FEMA: SBA Disaster Loan Program Is Key To Storm Recovery

Federal Emergency Management Agency
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LEXINGTON, KY (LoanSafe.org) — For many Kentuckians recovering from the July storms, flooding and mudslides, completing a disaster loan application is an essential step.

Funds to repair or replace flood-damaged real estate and personal property (including automobiles) may come in the form of low-interest disaster loans from the U.S. Small Business Administration (SBA).

A completed SBA loan application is a critical component to be considered for some financial disaster assistance from the Federal Emergency Management Agency (FEMA). Homeowners and renters who receive SBA loan applications are encouraged to complete and return them to be considered for FEMA assistance that covers personal property, vehicle repair or replacement and moving and storage expenses.

Registering with FEMA is the first step in seeking federal financial disaster assistance. It can be done online at www.DisasterAssistance.gov or by calling 800-621-FEMA (3362) or (TTY) 800-462-7585 for those with speech and hearing disabilities. Registration help is also available in Disaster Recovery Centers.

Homeowners, renters, business and nonprofit organizations of all sizes in Pike County can apply for SBA loans to pay for disaster-related damages. People with home-based businesses or rental property who have been affected by the storms may also be eligible for SBA loans.

Homeowners can borrow up to $200,000 to repair or replace their primary residence. Homeowners and renters can borrow up to $40,000 to replace personal property lost in the disaster.

Business owners can borrow up to $2 million to repair or replace disaster-damaged real estate, machinery and equipment, inventory and other business assets. SBA also provides small business owners Economic Injury Disaster Loans for ongoing business expenses to recover from the economic impact of a disaster. Economic Injury Disaster Loans are available even if the businesses didn’t sustain physical damages.

Loan amounts and terms are determined on a case-by-case basis. Interest rates are as low as 2.5 percent for homeowners and renters and as low as 4 percent for businesses. Payment terms as long as 30 years are intended to make the loans affordable.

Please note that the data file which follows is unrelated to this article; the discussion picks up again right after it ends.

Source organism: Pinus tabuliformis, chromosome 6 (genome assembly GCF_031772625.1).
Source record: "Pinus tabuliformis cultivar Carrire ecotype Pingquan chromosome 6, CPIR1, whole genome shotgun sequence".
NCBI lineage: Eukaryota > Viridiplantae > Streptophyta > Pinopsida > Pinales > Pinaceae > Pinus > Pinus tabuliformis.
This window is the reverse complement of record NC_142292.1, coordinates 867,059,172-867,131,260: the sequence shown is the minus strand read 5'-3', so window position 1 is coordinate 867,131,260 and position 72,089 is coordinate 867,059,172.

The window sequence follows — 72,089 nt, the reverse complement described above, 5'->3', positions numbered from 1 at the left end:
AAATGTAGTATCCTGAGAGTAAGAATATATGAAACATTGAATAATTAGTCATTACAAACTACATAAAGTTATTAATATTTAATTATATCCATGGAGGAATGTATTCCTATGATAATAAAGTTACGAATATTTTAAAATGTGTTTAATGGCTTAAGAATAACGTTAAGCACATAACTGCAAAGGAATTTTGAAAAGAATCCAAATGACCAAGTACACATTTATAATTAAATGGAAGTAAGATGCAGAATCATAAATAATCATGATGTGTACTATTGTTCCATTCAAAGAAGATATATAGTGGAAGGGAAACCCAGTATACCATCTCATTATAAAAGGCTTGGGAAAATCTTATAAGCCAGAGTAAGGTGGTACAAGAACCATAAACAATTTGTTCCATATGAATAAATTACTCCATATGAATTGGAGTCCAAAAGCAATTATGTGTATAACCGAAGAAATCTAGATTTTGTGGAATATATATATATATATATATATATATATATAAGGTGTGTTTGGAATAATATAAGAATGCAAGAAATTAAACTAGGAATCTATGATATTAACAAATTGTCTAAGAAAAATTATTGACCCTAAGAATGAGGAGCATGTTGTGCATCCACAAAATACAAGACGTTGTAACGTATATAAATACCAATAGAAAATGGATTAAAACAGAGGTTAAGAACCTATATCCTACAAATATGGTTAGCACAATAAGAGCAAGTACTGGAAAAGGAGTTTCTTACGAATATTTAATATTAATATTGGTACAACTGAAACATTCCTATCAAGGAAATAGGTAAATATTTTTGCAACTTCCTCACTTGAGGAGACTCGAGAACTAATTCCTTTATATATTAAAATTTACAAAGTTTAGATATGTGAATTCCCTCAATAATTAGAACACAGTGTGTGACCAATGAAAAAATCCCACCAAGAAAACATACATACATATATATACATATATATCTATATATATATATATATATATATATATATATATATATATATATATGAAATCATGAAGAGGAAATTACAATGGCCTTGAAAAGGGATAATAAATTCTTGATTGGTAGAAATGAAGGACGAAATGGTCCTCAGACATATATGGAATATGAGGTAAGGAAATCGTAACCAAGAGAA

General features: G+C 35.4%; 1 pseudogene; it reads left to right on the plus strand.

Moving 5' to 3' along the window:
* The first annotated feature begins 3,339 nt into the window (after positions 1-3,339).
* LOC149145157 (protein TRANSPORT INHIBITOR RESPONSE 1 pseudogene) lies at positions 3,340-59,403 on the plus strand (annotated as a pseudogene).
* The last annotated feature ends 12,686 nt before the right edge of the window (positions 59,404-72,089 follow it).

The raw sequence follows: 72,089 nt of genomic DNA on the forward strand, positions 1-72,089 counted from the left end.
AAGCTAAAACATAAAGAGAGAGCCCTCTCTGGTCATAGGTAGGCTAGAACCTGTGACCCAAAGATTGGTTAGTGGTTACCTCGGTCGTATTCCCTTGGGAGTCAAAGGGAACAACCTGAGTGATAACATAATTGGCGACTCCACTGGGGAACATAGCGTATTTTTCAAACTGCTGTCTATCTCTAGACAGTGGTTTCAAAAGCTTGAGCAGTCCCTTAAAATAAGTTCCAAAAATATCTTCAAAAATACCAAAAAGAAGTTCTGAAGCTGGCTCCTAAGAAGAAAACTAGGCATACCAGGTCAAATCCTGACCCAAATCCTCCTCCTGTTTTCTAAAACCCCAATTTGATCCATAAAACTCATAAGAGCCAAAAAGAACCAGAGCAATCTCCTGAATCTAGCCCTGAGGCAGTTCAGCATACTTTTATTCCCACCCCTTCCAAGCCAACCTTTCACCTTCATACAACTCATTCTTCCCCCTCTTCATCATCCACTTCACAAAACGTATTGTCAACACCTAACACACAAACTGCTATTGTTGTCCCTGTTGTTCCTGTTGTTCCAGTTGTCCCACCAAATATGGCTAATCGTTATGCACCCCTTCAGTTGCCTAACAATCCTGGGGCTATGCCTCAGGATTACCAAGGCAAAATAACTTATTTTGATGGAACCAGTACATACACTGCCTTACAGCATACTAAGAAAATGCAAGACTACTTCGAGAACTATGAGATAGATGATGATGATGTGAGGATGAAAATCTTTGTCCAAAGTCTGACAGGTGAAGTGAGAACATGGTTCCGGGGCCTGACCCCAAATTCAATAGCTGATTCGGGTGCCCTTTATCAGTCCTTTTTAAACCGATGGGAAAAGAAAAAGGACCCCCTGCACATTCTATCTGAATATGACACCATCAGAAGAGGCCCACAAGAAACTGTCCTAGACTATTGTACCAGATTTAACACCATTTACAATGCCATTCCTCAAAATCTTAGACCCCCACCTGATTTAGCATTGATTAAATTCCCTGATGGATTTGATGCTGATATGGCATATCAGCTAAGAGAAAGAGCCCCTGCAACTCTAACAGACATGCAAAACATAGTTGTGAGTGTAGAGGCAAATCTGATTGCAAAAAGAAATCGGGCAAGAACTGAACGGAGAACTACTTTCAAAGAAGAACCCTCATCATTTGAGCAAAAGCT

FEMA’s temporary housing assistance and grants for disaster-related medical and dental expenses and funeral and burial expenses do not require individuals to apply for an SBA loan.

However, applicants who receive SBA loan applications must complete and submit them to SBA to be eligible for assistance that covers personal property, vehicle repair or replacement, and moving and storage expenses.

SBA representatives at all Disaster Recovery Centers will help individuals complete and submit loan applications and answer any questions.

The SBA Disaster Customer Service Center toll-free number is 800-659-2955 or (TTY) 800-462-7585 for those with speech and hearing disabilities. Hours are 8 a.m. to 6 p.m. Monday through Friday. Help is also available by sending an e-mail to disastercustomerservice (at) sba (dot) gov or by going online at www.sba.gov/services/disasterassistance.

Loan applications can be made online at SBA’s secure website: https://disasterloan.sba.gov/ela/.

FEMA’s mission is to support our citizens and first responders to ensure that as a nation we work together to build, sustain, and improve our capability to prepare for, protect against, respond to, recover from, and mitigate all hazards.

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Moe Bedard
Founder at LoanSafe.org
My name is Maurice "Moe" Bedard. I am the founder of America's #1 Mortgage Forum, LoanSafe.org. My online work has been featured in the New York Times, LA Times, Fox Business, and many other media publications. I currently live in Carlsbad, California with my beautiful wife and children.
  • Reeta

    My parents home was destroyed by flood in Iowa. They have received money from FEMA for rental assistance etc. to have a place to live now. They have applied for SBA loan. In the meantime they have found a home they would like to purchase. I’m wondering if they can go to a bank and get a loan so they don’t loose this home waiting for the SBA loan and the buy out money from FEMA and then pay the bank loan when the other monies come in.